“I was covering the 1987 World Cup and we were doing a full supplement for the Star. Saneeya wanted me to interview Viv Richards while I was trying to persuade her to let me interview Clyde Walcott, one of the three big W’s of West Indies cricket. She said, ‘Ok, fine, do your Walcott but get me Richards as well.’ And then suddenly I heard a voice behind me say, ‘Walcott is good, let her do it.’ It was Imran; Saneeya introduced us and I thought, ‘great, I have a friend somewhere high up in Star’.”
The friendship took off from there and resulted in marriage many years later.
Despite being exposed to and learning from the best, life at DAWN was not all peachy for Aslam and the crusty old male reporters at the Sports Desk “just hated me” because she was always “pushing audacious stories down their throats.”
The most audacious story by far was the ‘match fixing’ scandal which Aslam pursued with great persistence at a time when no one was willing to believe her; “they would say ‘yeh toh ho hee nahin sakta’.” Not only was Aslam a risk taker for what she knew and believed in, she was also an excellent writer. Many of her cricket articles are still available online and demonstrate her command of the language and the game.
In 1991, when The News was established by the Jang Group, Aslam moved there to edit the three-page sports section on a daily basis. During her foray at The News she also tried her hand at being a TV anchor, hosting a show for Ten Sports. I remember watching the show and being impressed by her looks and eloquence but the entire experience was short lived (just six weeks) because “it was not a medium I could take to” she says.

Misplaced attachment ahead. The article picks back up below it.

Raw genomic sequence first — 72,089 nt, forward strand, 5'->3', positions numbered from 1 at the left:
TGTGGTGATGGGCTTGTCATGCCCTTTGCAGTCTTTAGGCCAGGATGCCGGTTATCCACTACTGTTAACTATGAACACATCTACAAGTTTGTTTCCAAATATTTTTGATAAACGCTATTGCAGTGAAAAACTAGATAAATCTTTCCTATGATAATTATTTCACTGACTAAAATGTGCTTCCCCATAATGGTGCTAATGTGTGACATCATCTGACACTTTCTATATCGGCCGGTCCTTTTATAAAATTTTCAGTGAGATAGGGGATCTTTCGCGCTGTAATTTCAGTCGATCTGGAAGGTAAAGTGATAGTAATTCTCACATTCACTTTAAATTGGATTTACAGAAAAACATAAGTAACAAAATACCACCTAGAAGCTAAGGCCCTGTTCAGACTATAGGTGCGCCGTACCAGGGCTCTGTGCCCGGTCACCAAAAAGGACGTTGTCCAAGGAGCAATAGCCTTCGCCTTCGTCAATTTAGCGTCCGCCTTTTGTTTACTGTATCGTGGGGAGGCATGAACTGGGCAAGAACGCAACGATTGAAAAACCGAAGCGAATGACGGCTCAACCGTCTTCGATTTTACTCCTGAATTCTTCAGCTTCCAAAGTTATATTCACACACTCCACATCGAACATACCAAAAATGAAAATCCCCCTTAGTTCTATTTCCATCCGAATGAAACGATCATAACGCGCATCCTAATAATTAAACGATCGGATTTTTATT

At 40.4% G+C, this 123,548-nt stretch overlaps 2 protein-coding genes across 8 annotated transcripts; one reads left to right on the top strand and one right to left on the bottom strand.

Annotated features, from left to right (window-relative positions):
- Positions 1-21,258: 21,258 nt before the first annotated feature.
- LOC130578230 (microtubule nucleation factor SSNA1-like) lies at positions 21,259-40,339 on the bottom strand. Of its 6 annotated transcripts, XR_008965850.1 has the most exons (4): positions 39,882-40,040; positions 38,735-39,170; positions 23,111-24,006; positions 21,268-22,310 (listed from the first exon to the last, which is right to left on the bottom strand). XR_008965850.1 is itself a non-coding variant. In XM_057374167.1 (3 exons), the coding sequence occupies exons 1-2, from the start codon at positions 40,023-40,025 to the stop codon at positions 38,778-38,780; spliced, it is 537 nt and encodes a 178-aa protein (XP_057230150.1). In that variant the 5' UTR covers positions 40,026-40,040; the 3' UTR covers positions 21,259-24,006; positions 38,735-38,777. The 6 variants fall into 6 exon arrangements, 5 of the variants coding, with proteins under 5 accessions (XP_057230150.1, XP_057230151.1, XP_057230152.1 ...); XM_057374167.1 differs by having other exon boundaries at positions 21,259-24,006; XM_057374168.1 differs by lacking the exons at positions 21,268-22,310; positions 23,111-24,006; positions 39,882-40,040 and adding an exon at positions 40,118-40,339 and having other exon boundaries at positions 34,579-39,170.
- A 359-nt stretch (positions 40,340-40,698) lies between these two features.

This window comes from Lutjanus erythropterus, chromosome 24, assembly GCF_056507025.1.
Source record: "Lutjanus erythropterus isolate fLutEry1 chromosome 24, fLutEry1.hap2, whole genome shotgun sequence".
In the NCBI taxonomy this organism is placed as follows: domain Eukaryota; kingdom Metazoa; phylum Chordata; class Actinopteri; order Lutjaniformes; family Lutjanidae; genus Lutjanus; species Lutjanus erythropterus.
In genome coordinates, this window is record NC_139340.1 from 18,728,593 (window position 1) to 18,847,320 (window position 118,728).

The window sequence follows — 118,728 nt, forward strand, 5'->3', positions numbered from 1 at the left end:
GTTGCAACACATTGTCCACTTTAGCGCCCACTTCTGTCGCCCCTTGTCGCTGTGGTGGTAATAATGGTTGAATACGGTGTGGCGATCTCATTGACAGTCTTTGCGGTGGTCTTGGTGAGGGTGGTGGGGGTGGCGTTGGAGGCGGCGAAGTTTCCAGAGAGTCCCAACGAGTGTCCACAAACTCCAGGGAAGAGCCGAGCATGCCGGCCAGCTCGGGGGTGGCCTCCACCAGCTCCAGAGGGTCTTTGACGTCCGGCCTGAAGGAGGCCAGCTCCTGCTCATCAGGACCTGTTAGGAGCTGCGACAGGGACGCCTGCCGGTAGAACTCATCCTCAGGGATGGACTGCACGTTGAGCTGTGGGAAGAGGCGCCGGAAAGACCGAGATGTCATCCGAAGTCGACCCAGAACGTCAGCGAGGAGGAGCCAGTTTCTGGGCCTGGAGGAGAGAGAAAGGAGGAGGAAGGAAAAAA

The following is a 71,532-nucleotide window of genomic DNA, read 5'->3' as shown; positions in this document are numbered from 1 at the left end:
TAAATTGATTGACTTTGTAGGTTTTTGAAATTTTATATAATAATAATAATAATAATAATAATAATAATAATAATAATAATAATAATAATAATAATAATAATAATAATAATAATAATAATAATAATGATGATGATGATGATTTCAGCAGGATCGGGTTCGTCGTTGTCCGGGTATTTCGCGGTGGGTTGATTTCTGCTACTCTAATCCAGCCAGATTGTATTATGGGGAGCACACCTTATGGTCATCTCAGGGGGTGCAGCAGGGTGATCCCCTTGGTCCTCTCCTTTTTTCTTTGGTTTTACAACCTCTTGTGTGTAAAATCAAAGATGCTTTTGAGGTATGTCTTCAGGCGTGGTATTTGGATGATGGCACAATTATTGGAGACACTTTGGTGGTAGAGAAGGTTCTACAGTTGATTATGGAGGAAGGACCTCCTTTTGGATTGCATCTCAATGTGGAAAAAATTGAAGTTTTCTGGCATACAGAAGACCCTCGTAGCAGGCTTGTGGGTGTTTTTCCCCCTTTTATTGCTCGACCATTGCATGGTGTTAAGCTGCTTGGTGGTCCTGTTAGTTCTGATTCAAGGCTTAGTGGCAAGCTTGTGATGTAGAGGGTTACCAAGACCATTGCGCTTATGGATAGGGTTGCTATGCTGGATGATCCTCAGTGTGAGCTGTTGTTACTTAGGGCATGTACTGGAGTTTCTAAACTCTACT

Roughly five years later, when The News on Sunday was launched, she started editing Instep, an in-paper magazine on film, music and fashion. Just as she was indulging her lifelong passion for fashion, along came the Lux Style Awards (LSA).
“One thing happened after another,” she explains, “LSA was launched in 2002 and I wrote a critique on it [in Instep]; the brand manager [at Unilever] loved it and said, ‘this is exactly the way forward’ and made me an offer to manage LSA.”
Aslam’s account of why she was appointed Awards Manager of the LSA is typically modest but thanks to the internet, the following statement about why Unilever entrusted her with the responsibility still exists:
“We have chosen Fareshteh for her impeccable integrity. Her reputation as an unbiased journalist, who has the ability to work with everyone in the industry, made her an automatic choice for the responsibility of ensuring the Awards are properly managed.”